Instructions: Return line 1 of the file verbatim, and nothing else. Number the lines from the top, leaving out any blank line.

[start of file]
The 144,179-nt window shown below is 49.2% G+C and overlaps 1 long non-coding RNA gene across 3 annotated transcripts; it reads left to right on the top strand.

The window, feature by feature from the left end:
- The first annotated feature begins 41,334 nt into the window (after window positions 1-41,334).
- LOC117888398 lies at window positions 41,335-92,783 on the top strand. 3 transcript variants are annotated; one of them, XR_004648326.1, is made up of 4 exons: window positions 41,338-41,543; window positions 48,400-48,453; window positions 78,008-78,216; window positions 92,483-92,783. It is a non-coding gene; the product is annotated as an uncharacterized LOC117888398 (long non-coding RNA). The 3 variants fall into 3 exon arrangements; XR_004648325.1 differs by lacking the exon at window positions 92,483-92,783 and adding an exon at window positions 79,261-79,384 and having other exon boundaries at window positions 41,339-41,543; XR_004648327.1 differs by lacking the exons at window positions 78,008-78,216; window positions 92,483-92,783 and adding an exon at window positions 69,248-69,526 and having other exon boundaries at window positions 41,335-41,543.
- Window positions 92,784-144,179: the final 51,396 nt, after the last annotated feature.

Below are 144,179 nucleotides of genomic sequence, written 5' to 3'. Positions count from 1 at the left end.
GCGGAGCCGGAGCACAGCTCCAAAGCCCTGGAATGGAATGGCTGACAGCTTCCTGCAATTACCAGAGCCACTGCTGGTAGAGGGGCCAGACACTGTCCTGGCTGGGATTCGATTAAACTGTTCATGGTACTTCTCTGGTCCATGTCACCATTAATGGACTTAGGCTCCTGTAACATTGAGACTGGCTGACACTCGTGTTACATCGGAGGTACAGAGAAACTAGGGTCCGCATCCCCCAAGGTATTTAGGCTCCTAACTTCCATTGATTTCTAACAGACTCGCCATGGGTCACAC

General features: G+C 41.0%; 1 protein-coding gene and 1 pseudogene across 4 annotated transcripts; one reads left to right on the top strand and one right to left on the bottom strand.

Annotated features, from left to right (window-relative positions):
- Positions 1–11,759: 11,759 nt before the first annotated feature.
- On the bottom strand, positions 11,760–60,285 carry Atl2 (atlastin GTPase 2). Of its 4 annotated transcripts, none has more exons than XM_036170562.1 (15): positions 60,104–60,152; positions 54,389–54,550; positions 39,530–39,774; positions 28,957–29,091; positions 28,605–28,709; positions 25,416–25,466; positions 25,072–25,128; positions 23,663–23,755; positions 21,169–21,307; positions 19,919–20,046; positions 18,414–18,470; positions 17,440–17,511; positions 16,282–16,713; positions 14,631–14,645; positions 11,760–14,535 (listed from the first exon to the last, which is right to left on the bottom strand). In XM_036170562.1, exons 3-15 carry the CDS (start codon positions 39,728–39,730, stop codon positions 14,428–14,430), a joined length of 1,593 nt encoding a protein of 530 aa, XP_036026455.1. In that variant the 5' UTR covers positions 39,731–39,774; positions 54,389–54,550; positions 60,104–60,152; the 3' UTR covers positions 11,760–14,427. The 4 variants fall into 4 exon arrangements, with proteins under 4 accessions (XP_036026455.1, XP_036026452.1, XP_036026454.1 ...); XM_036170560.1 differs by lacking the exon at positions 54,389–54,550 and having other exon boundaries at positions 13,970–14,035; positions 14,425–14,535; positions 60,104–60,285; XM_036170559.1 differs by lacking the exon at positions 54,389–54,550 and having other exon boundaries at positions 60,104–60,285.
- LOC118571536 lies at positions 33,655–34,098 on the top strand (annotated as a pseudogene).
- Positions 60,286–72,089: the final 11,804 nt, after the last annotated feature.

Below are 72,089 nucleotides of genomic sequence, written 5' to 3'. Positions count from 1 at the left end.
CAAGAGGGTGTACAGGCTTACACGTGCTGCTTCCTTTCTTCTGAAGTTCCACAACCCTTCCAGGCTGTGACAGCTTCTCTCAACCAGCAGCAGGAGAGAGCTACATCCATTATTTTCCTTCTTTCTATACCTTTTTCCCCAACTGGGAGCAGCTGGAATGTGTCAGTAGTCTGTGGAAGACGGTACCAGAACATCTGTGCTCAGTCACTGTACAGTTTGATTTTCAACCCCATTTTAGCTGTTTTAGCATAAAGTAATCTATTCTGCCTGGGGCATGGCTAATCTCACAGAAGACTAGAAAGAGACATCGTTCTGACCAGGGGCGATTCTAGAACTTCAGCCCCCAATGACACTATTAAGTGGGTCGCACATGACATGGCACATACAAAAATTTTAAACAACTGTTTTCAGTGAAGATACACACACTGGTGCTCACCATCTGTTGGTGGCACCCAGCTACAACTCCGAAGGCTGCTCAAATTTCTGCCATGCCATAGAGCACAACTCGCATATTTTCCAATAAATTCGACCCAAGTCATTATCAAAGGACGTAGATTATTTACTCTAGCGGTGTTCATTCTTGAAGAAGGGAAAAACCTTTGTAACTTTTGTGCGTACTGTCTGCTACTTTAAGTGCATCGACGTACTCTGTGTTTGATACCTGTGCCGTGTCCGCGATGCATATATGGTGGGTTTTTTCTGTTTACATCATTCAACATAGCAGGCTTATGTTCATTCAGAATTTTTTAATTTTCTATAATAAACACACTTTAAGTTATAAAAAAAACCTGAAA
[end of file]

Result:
The 144,179-nt window shown below is 49.2% G+C and overlaps 1 long non-coding RNA gene across 3 annotated transcripts; it reads left to right on the top strand.